Political Participation by Wealthy Americans (WP-13-03)
IPR-WP-13-03 (Revised April 2013)
Fay Lomax Cook, Benjamin Page, and Rachel Moskowitz
Although we know that Americans with higher incomes tend to participate more actively in politics, little is known about the really wealthy. Data from a special survey of the top 1 percent of U.S. wealth holders and from a general population survey indicate that wealthy Americans are far more active in politics than average citizens. In most respects they are also substantially more active than the merely “affluent” people (with incomes of $150,000 and above) found at the upper end of general population surveys. The frequency with which wealthy Americans attend meetings, pay attention to politics, and volunteer for political organizations is about twice as high as the frequency among the merely affluent. Many contribute large amounts of money to politics. One-fifth reported “bundling” others’ contributions. Many initiate contacts with public officials, especially their own and others’ Senators and Representatives. Implications for democratic policymaking are briefly discussed.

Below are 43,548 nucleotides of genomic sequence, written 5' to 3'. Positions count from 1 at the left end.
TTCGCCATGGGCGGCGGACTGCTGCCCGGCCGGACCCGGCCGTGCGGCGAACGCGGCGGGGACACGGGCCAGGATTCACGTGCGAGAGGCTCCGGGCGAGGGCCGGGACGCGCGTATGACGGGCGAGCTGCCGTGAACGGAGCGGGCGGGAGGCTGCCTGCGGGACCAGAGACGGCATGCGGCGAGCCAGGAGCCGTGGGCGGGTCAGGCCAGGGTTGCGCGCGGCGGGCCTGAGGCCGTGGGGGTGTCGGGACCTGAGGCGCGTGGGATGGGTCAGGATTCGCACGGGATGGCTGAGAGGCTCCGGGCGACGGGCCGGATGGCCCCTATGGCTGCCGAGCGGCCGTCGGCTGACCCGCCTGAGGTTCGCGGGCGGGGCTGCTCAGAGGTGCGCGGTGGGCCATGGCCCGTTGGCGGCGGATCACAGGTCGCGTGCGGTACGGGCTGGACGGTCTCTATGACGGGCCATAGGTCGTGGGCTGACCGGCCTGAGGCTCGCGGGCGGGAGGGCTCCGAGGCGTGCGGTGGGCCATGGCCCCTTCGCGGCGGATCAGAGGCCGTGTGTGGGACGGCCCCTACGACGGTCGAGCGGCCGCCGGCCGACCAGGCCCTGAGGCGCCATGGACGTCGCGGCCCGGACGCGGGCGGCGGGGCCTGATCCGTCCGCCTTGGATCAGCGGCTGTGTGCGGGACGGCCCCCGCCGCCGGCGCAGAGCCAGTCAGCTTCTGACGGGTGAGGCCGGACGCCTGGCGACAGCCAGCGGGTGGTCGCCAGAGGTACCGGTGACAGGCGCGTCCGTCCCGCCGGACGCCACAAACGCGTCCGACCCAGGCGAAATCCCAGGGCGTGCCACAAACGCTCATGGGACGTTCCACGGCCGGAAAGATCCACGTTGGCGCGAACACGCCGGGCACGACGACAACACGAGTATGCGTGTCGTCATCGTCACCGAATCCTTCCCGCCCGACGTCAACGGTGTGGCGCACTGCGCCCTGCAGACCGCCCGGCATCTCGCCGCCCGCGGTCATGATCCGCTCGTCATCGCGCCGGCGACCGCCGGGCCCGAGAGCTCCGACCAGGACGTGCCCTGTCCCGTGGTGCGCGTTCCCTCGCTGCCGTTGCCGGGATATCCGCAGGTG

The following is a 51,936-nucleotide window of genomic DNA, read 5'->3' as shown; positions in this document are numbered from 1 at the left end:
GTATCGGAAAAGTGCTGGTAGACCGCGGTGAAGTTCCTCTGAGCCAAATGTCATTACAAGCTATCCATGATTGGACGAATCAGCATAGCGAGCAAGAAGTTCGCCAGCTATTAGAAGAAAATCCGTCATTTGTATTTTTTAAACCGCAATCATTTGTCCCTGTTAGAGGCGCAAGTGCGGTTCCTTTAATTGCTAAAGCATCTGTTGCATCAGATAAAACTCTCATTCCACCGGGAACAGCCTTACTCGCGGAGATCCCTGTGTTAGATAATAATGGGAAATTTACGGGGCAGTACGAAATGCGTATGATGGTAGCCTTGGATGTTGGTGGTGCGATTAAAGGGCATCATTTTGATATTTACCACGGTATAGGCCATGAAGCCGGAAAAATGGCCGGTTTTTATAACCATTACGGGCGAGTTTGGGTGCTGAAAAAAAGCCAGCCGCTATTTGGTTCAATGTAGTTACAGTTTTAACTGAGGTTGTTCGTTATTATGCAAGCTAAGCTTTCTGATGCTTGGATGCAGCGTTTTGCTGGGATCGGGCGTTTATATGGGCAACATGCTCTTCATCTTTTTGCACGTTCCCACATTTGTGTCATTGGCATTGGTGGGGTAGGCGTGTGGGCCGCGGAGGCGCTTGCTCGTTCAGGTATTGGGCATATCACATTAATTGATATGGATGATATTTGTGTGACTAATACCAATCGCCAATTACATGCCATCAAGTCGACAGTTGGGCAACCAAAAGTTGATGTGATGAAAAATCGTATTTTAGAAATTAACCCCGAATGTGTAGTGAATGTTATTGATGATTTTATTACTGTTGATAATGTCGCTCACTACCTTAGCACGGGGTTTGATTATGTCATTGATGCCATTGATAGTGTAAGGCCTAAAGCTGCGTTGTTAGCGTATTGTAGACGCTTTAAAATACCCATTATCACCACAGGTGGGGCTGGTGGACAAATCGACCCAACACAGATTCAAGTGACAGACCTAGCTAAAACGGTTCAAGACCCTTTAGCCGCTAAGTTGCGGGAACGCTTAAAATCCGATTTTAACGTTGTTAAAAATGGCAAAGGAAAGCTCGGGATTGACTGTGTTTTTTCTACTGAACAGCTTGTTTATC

Fay Lomax Cook, Professor of Human Development and Social Policy, and Faculty Fellow, Institute for Policy Research, Northwestern University
Benjamin Page, Gordon S. Fulcher Professor of Decision Making, and Faculty Associate, Institute for Policy Research, Northwestern University
Rachel Moskowitz, Doctoral Student in Political Science, and Graduate Research Assistant, Institute for Policy Research, Northwestern University